So, what’s driving this retreat to conversatism, away from experimentation? At Maxus we believe it’s because the Zeitgeist trend, "FOMO" (fear of missing out), is taking a strong hold here; we live in a world of so much choice, but the fear of ruining a special, prized, fizz-worthy moment by potentially making a poor drinks decision is just too much to bear for today’s more controlled consumer.

Hence, if you’re a drinks marketer today, good recommendations (either explicit or implicit) from trusted sources are your Holy Grail. As is creating an ideal environment for the experience to be deemed a success. And – more good news – due to the advent of social media, consumers are more actively seeking the opinions of other people who they perceive to be "like them". This means the opportunity to quickly graduate to preferred status is potentially much swifter than in the days of the more promiscuous drinkers. 

The opportunity to talk to potentially-loyal drinkers on an infinitely more personal level is also much easier today, thanks to digital and programmatic technology. But it means we need to understand our drinks consumers as individuals, rather than lumping them into one homogenous tribe, as has often been done by alcohol marketers historically. 

Moderate, self controlled drinking

The Drinking Code, for example, identifies seven consumer "need" states which describe the mindset that different drinkers are in, and which shape how marketers need to talk to them at that moment. These are: self-controlled, rewarding, acceptance, individuality, recommendations, special moments and inspiration.

But it’s also vital that we understand the role of individuals within a social group enjoying an alcohol occasion. By knowing the particular need states within this group dynamic, marketers can tailor communications accordingly.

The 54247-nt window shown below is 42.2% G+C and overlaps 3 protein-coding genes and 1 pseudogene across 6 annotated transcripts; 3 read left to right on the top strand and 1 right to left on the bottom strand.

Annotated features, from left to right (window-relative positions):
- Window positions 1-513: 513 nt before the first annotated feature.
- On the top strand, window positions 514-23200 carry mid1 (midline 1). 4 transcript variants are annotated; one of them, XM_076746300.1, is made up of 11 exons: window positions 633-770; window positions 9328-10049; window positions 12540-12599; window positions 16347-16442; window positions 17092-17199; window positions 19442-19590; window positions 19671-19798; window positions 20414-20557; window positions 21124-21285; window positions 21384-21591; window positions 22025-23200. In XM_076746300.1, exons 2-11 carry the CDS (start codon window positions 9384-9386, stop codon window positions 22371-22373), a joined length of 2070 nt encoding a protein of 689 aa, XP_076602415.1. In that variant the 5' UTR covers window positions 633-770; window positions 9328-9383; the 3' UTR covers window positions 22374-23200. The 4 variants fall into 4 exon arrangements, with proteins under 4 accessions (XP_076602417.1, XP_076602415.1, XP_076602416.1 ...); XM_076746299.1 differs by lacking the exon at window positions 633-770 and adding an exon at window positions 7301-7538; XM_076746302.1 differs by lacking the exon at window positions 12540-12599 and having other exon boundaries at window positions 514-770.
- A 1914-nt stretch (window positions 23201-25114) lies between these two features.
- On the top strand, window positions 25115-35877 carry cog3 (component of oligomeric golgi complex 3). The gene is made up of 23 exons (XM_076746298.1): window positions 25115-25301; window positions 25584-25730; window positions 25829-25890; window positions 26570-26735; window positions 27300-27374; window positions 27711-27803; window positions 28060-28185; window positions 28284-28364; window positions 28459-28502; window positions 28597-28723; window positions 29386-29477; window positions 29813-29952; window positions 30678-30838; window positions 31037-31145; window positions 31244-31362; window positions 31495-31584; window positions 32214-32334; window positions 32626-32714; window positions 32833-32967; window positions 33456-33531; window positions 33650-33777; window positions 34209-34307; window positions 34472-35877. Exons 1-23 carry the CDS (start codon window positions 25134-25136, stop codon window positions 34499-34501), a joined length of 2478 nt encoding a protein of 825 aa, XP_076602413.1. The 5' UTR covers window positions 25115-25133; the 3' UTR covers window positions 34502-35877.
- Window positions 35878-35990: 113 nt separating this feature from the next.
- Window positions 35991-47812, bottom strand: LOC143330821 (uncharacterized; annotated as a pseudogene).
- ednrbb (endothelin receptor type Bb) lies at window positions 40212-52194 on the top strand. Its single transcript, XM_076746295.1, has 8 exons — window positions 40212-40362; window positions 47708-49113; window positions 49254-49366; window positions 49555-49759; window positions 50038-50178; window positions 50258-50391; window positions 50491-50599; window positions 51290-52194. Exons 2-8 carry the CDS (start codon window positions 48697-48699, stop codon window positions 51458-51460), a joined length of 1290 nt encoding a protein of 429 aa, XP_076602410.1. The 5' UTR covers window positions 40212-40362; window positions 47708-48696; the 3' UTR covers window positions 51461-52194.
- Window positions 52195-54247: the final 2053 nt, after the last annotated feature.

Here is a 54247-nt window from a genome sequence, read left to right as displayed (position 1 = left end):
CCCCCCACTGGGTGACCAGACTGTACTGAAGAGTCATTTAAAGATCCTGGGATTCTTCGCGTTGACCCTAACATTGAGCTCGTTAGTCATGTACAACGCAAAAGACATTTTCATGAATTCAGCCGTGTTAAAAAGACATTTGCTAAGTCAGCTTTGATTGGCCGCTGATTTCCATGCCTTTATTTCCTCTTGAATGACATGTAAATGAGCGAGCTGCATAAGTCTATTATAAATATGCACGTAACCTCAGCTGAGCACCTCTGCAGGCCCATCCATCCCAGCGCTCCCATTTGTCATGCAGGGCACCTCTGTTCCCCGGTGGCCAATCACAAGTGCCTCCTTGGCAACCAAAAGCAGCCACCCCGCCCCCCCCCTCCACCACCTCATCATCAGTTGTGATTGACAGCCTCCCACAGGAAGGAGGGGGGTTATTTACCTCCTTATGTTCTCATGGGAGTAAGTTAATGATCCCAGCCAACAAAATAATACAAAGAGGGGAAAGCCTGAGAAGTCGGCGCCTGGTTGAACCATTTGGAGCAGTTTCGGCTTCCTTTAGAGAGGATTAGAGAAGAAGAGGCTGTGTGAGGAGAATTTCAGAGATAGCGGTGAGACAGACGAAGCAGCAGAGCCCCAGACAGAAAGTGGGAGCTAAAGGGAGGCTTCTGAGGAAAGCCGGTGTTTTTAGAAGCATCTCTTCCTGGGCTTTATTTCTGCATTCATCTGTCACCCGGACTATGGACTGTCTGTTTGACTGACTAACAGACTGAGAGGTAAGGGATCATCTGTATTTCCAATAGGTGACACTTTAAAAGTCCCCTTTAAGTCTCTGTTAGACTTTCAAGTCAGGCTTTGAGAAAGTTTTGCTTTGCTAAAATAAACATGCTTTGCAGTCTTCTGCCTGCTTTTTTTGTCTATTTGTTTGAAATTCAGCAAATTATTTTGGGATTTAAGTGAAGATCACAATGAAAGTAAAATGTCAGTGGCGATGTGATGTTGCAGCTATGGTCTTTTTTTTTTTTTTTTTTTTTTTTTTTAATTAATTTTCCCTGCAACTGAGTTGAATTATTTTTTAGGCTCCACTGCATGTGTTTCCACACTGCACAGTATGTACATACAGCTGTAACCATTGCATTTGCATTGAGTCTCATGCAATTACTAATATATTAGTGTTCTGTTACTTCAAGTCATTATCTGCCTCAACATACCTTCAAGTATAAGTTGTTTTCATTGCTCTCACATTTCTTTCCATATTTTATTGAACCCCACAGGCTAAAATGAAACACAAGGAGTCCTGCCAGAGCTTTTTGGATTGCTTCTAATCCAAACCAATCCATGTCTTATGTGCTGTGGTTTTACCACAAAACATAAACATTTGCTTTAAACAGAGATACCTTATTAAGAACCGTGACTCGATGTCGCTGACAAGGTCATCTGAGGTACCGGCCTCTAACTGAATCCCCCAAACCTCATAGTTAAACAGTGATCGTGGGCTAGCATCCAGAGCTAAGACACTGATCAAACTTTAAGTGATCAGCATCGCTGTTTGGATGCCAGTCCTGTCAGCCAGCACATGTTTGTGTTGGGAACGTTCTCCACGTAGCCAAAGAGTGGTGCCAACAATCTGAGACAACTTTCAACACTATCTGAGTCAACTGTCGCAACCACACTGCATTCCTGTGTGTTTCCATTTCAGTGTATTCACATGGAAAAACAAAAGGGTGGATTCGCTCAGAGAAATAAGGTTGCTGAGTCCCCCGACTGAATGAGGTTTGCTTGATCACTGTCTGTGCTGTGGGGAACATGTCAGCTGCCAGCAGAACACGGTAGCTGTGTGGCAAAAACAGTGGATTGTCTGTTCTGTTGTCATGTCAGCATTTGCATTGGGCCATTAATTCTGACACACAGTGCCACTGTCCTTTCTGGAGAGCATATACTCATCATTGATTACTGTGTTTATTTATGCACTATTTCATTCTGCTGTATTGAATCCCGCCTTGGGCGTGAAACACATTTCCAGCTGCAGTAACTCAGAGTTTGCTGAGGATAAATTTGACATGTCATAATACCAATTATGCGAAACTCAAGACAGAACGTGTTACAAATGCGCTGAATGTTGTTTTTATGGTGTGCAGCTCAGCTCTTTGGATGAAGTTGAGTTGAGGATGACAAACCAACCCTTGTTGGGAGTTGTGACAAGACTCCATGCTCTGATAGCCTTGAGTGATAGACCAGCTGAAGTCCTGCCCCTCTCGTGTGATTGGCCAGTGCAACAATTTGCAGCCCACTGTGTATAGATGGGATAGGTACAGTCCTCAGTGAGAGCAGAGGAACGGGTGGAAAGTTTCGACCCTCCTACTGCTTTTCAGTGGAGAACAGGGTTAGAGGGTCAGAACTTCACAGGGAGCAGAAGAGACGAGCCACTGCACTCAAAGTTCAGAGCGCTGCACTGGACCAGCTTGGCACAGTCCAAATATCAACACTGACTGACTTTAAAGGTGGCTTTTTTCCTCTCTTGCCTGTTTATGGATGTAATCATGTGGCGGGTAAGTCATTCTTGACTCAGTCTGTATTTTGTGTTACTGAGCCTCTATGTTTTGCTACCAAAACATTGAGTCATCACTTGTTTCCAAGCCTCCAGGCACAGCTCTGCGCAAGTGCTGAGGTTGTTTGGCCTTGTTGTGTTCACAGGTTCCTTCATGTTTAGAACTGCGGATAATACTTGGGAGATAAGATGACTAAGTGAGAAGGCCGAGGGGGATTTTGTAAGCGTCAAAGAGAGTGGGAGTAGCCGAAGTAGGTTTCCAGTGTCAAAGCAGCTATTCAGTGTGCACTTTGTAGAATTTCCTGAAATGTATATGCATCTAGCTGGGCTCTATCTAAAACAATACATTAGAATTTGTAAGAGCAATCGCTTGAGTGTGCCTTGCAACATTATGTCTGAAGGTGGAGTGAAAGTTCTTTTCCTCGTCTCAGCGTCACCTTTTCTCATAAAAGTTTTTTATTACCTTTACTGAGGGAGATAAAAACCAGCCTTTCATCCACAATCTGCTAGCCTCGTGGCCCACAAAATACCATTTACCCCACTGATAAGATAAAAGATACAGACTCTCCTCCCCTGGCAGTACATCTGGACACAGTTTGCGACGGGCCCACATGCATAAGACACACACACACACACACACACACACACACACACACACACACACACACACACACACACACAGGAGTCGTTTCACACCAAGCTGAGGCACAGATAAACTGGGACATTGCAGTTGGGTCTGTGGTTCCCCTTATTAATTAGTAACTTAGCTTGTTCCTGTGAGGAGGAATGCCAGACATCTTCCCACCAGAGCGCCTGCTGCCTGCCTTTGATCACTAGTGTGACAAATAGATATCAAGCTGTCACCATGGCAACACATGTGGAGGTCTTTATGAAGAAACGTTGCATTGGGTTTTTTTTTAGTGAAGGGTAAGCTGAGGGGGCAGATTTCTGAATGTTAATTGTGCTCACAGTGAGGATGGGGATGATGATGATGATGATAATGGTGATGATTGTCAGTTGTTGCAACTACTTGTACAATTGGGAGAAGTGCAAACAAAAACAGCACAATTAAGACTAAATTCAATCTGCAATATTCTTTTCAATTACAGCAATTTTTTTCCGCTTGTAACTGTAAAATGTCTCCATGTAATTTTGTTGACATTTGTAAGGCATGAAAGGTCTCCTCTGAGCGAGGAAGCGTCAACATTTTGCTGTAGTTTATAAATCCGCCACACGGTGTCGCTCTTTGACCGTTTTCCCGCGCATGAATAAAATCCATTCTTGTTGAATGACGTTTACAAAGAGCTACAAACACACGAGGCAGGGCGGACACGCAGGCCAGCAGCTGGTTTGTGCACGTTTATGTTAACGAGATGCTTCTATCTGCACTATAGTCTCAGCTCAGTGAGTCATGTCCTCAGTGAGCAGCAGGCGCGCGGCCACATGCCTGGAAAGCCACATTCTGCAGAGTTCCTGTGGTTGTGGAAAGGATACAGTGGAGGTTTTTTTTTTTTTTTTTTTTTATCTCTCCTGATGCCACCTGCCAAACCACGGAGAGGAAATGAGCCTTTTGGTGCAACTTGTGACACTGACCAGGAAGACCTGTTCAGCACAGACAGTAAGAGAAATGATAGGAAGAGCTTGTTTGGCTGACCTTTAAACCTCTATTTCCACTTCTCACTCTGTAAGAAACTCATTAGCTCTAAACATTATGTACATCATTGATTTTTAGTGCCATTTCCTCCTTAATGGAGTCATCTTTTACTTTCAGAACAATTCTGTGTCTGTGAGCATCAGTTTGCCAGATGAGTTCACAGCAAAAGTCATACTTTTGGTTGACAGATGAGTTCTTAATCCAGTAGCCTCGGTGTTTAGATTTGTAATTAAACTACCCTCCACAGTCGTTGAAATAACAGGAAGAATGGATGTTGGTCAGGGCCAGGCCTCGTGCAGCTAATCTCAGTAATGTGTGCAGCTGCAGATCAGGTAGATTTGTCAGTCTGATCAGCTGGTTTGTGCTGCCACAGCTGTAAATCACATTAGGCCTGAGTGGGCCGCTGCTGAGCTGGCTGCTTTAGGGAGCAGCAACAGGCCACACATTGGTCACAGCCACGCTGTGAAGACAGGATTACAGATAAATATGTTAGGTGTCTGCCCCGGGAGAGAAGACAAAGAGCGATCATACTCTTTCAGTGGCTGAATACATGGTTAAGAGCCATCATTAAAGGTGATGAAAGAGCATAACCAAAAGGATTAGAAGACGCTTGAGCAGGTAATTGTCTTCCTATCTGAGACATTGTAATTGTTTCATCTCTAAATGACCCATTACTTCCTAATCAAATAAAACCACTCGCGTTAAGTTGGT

We are no longer living in an 'Absolut' world, where plastering a surreal, glossy poster of a vodka bottle everywhere was enough to build your cool credentials

For instance, the Code identifies three core social roles in groups of Millennials on nights out: the leaders (has the big idea for what to do); the facilitators (make it happen, often the jokers, eccentrics or sensible ones); and the followers (usually, either shy or party animals, there for the ride).

Clearly, the way that brands need to talk to these segments will differ and the key channel to do that is, increasingly, mobile. A brand which wants to be valued on a night out, for example, needs to be asking questions like: what message does the leader / facilitator / follower need? How can my brand make this special occasion more enjoyable and memorable for each individual? What rituals can my brand encourage by incentivising the group in some way? How can this communication aid the discovery of my brand?

We are no longer living in an "Absolut" world, where plastering a surreal, glossy poster of a vodka bottle everywhere was enough to build your cool credentials. Today’s moderate, self-controlled drinking classes are much more discerning.

This is not the eighties: in 2015, when it comes to alcohol brands, there must be substance to support the style.